October 26, 2011 // Local

Effective soldiers needed in battle

Joe Scheidler, national director of the Pro-Life Action League, inspires his listeners to faith, hope and action.

By Tom Uebbing

SOUTH BEND — As a young boy of six, Joe Scheidler was deeply impressed with an image of an angel with a spear he saw at Sacred Heart Church at Notre Dame and a picture of St. George slaying the dragon he saw at his uncle’s house.

He asked his aunt what these figures were doing, and she replied that they were fighting Satan.

“Wow!” the youth exclaimed, “This is the Church to belong to!” Scheidler commented, “That’s exactly what we are. We are the Church militant, not the Church milling around worrying about what’s happening.”

Scheidler was the keynote speaker at the 20th annual Saint Joseph County Right to Life dinner Oct. 6, in South Bend. He would grow up to be one of the most effective soldiers in the battle against abortion.

Scheidler founded the Pro-Life Action League in 1980. His pro-life activities were so effective that the National Organization of Women and two abortion clinics sued him in 1986, using anti-racketeering RICO law against him. Originally found not guilty, he was subsequently found guilty in the ensuing legal battles until he was finally found innocent by the U.S. Supreme Court in 2006.

Scheidler joked that he is a “racketeer emeritus” and proud of it. Quoting Hamlet, he said “time is out of joint,” and that society is sick.

Scheidler’s perspective is that we are fortunate to be born in a time of crisis because we know exactly what we have to do.

The veteran pro-lifer encouraged his listeners to continue to persevere and to strengthen their faith. He encouraged the attendees to do something every day for the pro-life cause, not just show up for a yearly march.

Scheidler said there is a price to pay for pro-life activism.

“If they persecuted me, they will persecute you,” he reminded everyone, Jesus told his followers. “If they hated me, they will hate you.”

Pro-life activism also brings wonderful results.

“We’ve saved thousands of lives,” he continued. Abortionists and clinic workers have been converted.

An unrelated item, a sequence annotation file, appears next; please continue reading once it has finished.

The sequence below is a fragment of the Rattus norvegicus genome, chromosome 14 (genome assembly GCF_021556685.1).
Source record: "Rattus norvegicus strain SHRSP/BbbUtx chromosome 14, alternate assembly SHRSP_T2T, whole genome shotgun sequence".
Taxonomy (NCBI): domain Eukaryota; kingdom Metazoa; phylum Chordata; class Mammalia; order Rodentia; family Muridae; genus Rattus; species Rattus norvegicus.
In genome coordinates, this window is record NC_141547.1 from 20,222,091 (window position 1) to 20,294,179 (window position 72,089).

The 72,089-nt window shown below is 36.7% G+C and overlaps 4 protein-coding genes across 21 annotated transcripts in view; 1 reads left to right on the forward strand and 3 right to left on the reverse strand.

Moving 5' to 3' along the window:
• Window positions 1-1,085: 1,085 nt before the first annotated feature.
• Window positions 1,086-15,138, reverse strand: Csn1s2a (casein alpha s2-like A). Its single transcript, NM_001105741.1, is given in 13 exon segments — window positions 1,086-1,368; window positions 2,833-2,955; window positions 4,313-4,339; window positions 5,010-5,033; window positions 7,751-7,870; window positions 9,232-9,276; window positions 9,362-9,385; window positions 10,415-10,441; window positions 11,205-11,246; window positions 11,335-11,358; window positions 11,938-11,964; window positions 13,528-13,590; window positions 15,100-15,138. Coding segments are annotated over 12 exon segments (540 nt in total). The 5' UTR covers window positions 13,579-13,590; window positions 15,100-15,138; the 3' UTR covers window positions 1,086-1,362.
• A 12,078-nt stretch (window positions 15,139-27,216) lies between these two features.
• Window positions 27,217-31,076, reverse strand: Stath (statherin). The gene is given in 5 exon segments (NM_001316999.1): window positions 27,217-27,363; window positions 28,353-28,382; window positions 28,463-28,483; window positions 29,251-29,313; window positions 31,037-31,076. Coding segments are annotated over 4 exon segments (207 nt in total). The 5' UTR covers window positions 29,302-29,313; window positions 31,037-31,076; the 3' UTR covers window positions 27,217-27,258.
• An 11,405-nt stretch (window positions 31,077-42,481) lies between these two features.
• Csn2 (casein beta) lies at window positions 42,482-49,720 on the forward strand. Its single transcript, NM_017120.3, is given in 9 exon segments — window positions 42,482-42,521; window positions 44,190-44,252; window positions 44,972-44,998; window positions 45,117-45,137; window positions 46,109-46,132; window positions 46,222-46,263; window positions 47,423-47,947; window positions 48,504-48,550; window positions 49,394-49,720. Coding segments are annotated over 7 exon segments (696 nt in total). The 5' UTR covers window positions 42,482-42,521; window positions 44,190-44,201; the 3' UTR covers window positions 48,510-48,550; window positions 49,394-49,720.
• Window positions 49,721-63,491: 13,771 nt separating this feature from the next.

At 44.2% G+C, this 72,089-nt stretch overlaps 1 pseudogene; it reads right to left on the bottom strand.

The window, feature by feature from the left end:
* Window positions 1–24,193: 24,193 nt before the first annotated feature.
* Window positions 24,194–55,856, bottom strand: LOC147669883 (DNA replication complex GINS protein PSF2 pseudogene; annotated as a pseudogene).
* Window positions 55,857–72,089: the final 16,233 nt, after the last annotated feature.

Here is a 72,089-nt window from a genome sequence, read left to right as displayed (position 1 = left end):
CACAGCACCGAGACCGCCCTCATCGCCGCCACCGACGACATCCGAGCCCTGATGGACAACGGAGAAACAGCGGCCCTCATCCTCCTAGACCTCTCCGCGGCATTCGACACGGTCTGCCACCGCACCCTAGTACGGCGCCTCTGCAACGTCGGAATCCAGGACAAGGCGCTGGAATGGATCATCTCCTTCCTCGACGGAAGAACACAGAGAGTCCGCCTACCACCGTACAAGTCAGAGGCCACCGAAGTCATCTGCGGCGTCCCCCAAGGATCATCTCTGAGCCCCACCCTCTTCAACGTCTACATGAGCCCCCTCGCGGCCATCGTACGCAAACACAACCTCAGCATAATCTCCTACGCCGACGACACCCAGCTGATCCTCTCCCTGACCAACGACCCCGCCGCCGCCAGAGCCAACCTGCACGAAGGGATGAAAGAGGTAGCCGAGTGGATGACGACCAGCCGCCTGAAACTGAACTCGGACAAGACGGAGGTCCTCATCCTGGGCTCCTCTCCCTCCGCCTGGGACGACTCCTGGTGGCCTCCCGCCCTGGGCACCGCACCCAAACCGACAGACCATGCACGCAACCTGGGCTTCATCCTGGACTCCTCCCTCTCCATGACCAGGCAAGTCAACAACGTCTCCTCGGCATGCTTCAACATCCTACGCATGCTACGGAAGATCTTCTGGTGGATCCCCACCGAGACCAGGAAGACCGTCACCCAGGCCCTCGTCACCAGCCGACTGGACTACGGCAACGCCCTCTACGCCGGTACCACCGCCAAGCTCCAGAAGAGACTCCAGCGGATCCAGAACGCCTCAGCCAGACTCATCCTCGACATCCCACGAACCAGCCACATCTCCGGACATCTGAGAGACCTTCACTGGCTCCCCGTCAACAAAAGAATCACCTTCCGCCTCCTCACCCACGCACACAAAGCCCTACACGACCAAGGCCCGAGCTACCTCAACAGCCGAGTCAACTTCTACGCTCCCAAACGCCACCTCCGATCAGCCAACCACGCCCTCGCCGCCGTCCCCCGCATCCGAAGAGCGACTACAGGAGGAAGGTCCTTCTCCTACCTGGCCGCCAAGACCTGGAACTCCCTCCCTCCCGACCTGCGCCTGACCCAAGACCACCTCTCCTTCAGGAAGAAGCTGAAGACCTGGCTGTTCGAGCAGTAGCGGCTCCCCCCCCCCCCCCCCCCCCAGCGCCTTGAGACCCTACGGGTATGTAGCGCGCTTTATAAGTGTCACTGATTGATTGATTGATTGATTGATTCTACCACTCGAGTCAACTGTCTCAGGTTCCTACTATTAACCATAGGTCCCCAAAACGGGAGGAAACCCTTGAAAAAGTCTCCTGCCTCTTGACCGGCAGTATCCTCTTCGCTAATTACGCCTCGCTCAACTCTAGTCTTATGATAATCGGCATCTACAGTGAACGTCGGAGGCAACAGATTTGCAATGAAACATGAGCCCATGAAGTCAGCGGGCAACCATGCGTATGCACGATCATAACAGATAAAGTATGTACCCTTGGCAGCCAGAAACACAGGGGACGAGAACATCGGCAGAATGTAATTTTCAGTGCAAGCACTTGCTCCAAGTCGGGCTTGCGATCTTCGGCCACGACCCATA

Scheidler said that showing the public pictures of aborted babies plays an important role in ending abortion. He pointed out that it was only after actual photos of child labor were published that child labor laws were passed. The slave trade was ended in Great Britain when people saw pictures of slaves in chains packed into galleys.

Honorary dinner chairman Mark Jamrog put the abortion crisis in focus with some statistics. Since 1973, approximately 58,600,000 American babies have been killed. Notre Dame stadium holds 80,795 people. The stadium would have to be filled and emptied every day for almost two years before the number of abortion victims would be equaled. The figure for Saint Joseph County is between 35,000 and 41,000 deaths, about 40 percent of the population of South Bend, or one-half of Notre Dame stadium.

Jamrog appealed for prayer, financial support and volunteer work to support Saint Joseph County Right to Life. A major goal of the fund-raiser dinner is to pay for two pro-life billboards on either side of the approach to the South Bend abortion business that cost $30,000 annually.

The organization’s president, Tom Gill, said that “since you got up this morning,” 58,000 babies have been killed by abortion worldwide, 115,000 every full day and 42,000,000 every year. “There is a real danger that we become desensitized. We need to get people to come back to this issue,” Gill said.

He lamented that attendance at pro-life demonstrations has fallen off considerably in recent years. He asked everyone there to commit to come to the October Life Chain event and the South Bend federal courthouse march in January. He underscored that numbers are important and that people need to stay engaged in the battle.

Virginia Black was posthumously honored with the Annette M. Macknick Courage Award. Ray and Anne Black were presented with the Pillar of Life Award. The Brother John Lavelle, CSC, Scholarship was awarded to Corrie Ann Belobraydich, president of Bethel College Students for Life.

Scheidler concluded his talk with a quote from Shakespeare’s Henry V. The scene is the morning of the Battle of Agincourt in 1415. The king addresses his relatively small force of warriors about to face off with a better equipped French army about five times their size. Speaking of the battle soon to take place he said:

But we in it shall be remembered —

We few, we happy few, we band of brothers;

For he today that sheds his blood with me

Shall be my brother … And gentlemen in England now-a-bed

Shall think themselves accurs’d they were not here,

And hold their manhoods cheap whiles any speaks

That fought with us upon St. Crispin’s day …

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